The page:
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Monday, August 17, 2009

Windows XP and Major Overhauls (Part 2)

“A good plan today is better than a perfect plan tomorrow”


Surprise! My upgrade didn't go according to plan. So, what went wrong?

The image that I'd created a while back..... No good. I installed it, and all appropriate progress bars and blinky lights seemed to be in order.

But when I go to start my new Vista 64 bit install? BLUE SCREEN OF DEATH.

Now our first thought might be to blame Vista, because that's the most obvious target. It's not fair though. I've never used this imaging software before (Ping), so it's possible that the imaging software caused the issue, or it could even be good old fashioned user error.

Besides, once the blame is assigned, I still had to contend with a laptop that was 'bricked'.

For those who don't know:

Definition of Brick (thanks to Wikipedia).

When used in reference to electronics, "brick" describes a device that cannot function in any capacity (such as a device with damaged firmware). This usage derives from the fact that some electronic devices (and their detachable power supplies) are vaguely brick-shaped, and so those which do not function are as useful only as actual bricks. The term can also be used as a verb. For example, "I bricked my MP3 player when I tried to modify its firmware."

But as one of my friends in I.T. taught me: Have a backup plan.

What's that plan?

So I install from scratch, and as of now, my OS is up and running. It takes a couple of hours to install the security updates (tedious, but necessary). Now I'm getting my remaining software slowly installed again.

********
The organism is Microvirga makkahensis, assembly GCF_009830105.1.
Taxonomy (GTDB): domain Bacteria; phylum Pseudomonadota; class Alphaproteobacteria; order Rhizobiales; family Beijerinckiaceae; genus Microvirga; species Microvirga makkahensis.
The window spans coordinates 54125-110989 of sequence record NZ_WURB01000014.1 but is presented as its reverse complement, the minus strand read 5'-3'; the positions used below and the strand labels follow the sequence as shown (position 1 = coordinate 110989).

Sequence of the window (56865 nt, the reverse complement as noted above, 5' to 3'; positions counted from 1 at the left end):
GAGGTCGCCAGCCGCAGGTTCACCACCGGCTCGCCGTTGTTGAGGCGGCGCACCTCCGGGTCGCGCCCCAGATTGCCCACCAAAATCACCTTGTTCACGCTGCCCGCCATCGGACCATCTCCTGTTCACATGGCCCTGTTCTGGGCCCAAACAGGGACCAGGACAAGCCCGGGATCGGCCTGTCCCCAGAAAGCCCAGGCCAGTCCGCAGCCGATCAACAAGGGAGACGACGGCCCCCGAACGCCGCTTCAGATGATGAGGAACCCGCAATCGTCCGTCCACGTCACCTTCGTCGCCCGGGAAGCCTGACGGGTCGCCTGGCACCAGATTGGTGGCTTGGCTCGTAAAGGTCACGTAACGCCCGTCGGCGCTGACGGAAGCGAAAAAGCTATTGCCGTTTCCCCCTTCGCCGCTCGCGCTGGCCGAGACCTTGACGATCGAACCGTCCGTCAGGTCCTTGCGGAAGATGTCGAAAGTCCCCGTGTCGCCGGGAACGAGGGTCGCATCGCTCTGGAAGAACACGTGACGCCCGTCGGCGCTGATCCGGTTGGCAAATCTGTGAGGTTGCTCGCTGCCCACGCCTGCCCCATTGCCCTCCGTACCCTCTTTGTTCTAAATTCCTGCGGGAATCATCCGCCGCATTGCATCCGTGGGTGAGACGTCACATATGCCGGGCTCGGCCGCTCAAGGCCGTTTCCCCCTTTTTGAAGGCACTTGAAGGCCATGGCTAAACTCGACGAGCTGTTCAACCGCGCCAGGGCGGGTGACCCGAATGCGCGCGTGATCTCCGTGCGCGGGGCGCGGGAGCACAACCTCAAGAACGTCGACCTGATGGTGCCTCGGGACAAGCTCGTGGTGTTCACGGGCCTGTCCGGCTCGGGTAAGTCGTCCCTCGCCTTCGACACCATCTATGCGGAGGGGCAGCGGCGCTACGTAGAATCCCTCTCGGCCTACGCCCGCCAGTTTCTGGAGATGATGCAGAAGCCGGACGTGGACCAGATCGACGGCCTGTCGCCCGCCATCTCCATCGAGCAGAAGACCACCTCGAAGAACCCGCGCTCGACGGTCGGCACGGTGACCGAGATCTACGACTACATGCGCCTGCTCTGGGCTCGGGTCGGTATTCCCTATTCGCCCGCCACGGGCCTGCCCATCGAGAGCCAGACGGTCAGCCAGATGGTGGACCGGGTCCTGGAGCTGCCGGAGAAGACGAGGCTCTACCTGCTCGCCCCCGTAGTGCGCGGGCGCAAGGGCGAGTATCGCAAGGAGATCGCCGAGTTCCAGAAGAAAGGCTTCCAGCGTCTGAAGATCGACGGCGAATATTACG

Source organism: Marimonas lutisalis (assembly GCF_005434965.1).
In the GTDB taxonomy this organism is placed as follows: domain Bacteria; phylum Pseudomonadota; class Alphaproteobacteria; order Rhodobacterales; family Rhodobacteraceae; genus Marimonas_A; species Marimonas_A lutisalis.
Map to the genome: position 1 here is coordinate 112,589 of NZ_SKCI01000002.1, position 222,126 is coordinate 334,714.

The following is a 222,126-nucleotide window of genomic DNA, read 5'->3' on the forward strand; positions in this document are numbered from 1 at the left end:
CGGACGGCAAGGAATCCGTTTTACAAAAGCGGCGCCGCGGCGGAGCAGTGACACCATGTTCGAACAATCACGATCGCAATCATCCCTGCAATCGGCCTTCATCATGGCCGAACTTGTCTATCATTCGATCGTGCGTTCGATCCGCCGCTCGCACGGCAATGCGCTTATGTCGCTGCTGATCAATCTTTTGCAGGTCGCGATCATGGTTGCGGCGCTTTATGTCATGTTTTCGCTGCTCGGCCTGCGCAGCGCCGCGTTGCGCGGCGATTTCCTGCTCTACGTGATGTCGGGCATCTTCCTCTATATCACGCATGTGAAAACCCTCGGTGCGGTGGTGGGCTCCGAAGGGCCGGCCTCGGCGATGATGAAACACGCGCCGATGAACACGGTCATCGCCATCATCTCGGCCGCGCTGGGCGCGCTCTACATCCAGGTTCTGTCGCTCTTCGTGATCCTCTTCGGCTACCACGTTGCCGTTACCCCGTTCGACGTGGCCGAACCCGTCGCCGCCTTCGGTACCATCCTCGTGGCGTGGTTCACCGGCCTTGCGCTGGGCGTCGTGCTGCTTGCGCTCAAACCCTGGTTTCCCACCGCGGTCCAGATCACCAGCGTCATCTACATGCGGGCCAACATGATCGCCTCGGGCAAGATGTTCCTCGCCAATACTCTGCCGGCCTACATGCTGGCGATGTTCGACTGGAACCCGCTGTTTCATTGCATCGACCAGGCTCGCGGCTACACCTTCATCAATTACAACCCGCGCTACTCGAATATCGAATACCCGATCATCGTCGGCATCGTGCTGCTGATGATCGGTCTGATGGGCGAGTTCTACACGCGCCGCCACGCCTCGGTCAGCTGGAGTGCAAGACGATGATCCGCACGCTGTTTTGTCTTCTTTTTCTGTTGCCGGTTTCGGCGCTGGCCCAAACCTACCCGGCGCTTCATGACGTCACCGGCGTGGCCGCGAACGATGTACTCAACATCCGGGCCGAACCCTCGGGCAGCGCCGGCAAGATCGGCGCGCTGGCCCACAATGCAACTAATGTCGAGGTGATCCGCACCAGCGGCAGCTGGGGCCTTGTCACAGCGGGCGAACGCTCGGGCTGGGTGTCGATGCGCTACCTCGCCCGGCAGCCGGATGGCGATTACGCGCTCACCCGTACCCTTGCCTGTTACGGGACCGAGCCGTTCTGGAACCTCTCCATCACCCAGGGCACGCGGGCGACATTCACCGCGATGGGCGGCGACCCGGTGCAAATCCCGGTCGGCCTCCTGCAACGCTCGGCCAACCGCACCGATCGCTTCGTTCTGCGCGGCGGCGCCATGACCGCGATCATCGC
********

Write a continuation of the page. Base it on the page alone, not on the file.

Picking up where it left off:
So as of right now, no screen captures, because Snagit and Camtasia aren't back on yet.

But we're on our way. Software is starting to get back installed, and my performance is noticeably better. Whatever was plaguing my system seems to be cured now.

There's still more to be done, but I'm definitely off and running.

The moral of my little adventure? When you're doing anything major like this, have a fallback plan in case the first doesn't work. I'd be in for a pretty long night tonight if I hadn't had the disks as a backup.

And while things aren't ideal, I'll be at 100% by tomorrow.

Sometimes it's not about whether or not things go according to plan. It's how well you recover when the plan goes wrong.


  1. Why not just do a "Ctrl-C" "Ctrl-V" of C: when everything is installed?

    Boot off of a linux CD f.x. and copy-paste the hdd (C:)..

    No image-programs needed.

  2. Never thought of that. I'm not too Linux savvy, so that's one that might be a little beyond my current skill level.

    But I'll have to keep that one in mind for the next time I give this a try.

    Thanks for the tip!